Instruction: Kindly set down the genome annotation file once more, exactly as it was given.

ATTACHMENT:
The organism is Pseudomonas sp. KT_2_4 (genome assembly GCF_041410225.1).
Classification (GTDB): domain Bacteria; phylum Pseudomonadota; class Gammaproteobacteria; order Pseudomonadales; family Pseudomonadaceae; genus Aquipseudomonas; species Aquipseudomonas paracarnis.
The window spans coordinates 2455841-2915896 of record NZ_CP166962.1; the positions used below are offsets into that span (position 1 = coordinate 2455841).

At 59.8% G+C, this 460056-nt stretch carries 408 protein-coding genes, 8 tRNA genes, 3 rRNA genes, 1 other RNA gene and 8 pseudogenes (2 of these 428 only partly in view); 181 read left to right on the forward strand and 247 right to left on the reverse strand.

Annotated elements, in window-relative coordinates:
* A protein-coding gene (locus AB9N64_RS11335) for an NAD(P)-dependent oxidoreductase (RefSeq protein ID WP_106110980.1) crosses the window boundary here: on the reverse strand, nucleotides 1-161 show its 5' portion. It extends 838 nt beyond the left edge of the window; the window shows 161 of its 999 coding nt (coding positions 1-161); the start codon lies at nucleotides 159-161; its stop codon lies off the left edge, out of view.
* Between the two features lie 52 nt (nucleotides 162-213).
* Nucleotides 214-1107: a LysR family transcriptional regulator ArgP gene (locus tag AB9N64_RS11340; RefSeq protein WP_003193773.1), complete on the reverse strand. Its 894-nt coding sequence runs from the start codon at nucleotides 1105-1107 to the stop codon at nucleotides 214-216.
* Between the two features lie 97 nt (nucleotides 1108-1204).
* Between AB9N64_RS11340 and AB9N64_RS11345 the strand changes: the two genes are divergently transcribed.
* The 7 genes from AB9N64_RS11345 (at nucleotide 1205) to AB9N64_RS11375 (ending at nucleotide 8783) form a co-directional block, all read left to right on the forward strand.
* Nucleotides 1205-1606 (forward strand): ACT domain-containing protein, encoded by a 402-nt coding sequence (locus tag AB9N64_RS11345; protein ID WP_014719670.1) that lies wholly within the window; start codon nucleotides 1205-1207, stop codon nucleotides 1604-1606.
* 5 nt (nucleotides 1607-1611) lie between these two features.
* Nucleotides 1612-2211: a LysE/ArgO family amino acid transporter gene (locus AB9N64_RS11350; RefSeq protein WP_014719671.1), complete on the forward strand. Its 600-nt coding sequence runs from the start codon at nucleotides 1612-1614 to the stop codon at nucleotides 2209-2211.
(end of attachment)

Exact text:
The organism is Pseudomonas sp. KT_2_4 (genome assembly GCF_041410225.1).
Classification (GTDB): domain Bacteria; phylum Pseudomonadota; class Gammaproteobacteria; order Pseudomonadales; family Pseudomonadaceae; genus Aquipseudomonas; species Aquipseudomonas paracarnis.
The window spans coordinates 2455841-2915896 of record NZ_CP166962.1; the positions used below are offsets into that span (position 1 = coordinate 2455841).

At 59.8% G+C, this 460056-nt stretch carries 408 protein-coding genes, 8 tRNA genes, 3 rRNA genes, 1 other RNA gene and 8 pseudogenes (2 of these 428 only partly in view); 181 read left to right on the forward strand and 247 right to left on the reverse strand.

Annotated elements, in window-relative coordinates:
* A protein-coding gene (locus AB9N64_RS11335) for an NAD(P)-dependent oxidoreductase (RefSeq protein ID WP_106110980.1) crosses the window boundary here: on the reverse strand, nucleotides 1-161 show its 5' portion. It extends 838 nt beyond the left edge of the window; the window shows 161 of its 999 coding nt (coding positions 1-161); the start codon lies at nucleotides 159-161; its stop codon lies off the left edge, out of view.
* Between the two features lie 52 nt (nucleotides 162-213).
* Nucleotides 214-1107: a LysR family transcriptional regulator ArgP gene (locus tag AB9N64_RS11340; RefSeq protein WP_003193773.1), complete on the reverse strand. Its 894-nt coding sequence runs from the start codon at nucleotides 1105-1107 to the stop codon at nucleotides 214-216.
* Between the two features lie 97 nt (nucleotides 1108-1204).
* Between AB9N64_RS11340 and AB9N64_RS11345 the strand changes: the two genes are divergently transcribed.
* The 7 genes from AB9N64_RS11345 (at nucleotide 1205) to AB9N64_RS11375 (ending at nucleotide 8783) form a co-directional block, all read left to right on the forward strand.
* Nucleotides 1205-1606 (forward strand): ACT domain-containing protein, encoded by a 402-nt coding sequence (locus tag AB9N64_RS11345; protein ID WP_014719670.1) that lies wholly within the window; start codon nucleotides 1205-1207, stop codon nucleotides 1604-1606.
* 5 nt (nucleotides 1607-1611) lie between these two features.
* Nucleotides 1612-2211: a LysE/ArgO family amino acid transporter gene (locus AB9N64_RS11350; RefSeq protein WP_014719671.1), complete on the forward strand. Its 600-nt coding sequence runs from the start codon at nucleotides 1612-1614 to the stop codon at nucleotides 2209-2211.